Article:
JOHNSON CITY, TN — U.S. Attorney Booth Goodwin joined other U.S. Attorneys from the Appalachian Region Wednesday to take part in a panel discussion regarding the prescription drug abuse problem.
It was part of the Appalachian Regional Summit on Prescription Drug Abuse at East Tennessee State University. The purpose was for officials across Appalachia to share information and identify practical solutions.
According to the C.D.C 100 people die everyday from drug overdoses in the United States. Since 1990 drug overdose rates have more than tripled.
Panelists representing Tennessee, Virginia, Kentucky and West Virginia shared about programs that were currently being used in their respective states to address the issue.
For instance, Kentucky currently uses two initiatives to combat the problem that panelists said have made an impact. The first is called Operation UNITE, Unlawful Narcotic Investigations, Treatment and Education and the second is Recovery Kentucky.
Recovery Kentucky features eight long-term residential treatment centers that Kentucky residents can participate in for free. Operation UNITE features a toll-free hotline that is available for those looking for help. Tennessee also has the same toll-free hotline available.
Other states also had their programs but the focus was on the importance of those struggling with prescription drug abuse getting the necessary treatment and recovery they needed.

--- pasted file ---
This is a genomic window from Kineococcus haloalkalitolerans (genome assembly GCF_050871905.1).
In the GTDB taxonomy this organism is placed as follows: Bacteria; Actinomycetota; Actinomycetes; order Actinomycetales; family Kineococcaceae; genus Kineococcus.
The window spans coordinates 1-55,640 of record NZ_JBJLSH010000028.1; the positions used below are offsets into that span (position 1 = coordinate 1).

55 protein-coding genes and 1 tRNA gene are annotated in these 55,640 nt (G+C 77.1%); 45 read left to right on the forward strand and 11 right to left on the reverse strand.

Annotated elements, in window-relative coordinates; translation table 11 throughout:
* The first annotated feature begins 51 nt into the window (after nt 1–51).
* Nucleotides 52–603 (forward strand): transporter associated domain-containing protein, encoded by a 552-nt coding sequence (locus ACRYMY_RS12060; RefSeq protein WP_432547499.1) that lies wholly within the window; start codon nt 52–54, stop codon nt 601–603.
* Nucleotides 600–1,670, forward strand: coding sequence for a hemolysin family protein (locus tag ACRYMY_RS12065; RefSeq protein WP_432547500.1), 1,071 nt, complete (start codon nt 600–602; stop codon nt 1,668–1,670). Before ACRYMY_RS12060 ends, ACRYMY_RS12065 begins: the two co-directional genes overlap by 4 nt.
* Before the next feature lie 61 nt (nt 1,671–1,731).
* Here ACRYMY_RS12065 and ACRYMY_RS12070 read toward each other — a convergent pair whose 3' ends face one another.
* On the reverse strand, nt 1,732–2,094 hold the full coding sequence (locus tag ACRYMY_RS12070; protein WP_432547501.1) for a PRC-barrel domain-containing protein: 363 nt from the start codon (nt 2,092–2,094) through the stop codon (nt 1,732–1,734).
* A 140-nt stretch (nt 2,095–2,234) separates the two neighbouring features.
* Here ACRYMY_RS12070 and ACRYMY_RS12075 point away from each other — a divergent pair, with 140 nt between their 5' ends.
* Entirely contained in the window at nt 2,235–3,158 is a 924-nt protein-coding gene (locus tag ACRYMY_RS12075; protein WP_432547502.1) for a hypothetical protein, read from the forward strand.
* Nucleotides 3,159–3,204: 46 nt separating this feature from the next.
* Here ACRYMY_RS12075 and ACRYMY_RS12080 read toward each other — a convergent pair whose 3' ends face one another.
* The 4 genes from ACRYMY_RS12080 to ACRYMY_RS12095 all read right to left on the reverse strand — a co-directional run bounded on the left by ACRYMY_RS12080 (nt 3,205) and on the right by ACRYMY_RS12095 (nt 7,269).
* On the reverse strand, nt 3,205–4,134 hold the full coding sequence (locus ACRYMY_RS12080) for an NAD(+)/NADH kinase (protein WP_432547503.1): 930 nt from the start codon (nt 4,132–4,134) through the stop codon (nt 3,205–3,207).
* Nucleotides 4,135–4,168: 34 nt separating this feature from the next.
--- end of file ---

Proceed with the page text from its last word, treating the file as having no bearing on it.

Goodwin cited the significance in companies and businesses offering drug treatment programs to their employees. He used the AFL-CIO as an example in West Virginia.
“Has a very strong program where they look for signs of dependency , they reach out to their membership and they reach out to their members if they are addicted,” He said. “Pull them in, get them into treatment and they have a remarkable rate of success.”
In addition to offering treatment, panelists stressed the importance of intervention. Goodwin said that is two fold.
“Identifying places where we can intervene and then get the information to the people who need the information to intervene,” said Goodwin.
He was talking about educating the doctors and specialists whom addicts tend to first go to for help. One panelist added that very little curriculum is seen in medical schools dealing with the treatment of pain as well as with the treatment of addiction.
On top of stressing the importance of educating doctors, panelists also saw a great need for educating the public. Goodwin said they need to get to the kids before they get hooked. He mentioned that the average age of first use is 11.
“It’s so critical to reach kids while we still have them, while they are still a captive audience,” he said.
Goodwin pointed out that he has been trying to visit middle schools across his region in West Virginia in order to talk to students about prescription drug abuse.
After roughly 45 minutes of discussion and taking questions from the audience, panelists were in agreement that a continuing collaborative effort by the states of the Appalachia would be key in making this fight against prescription drug abuse a success.
Goodwin stated that the problem can be addressed and that progress is already being made.
The summit was scheduled to continue through Thursday.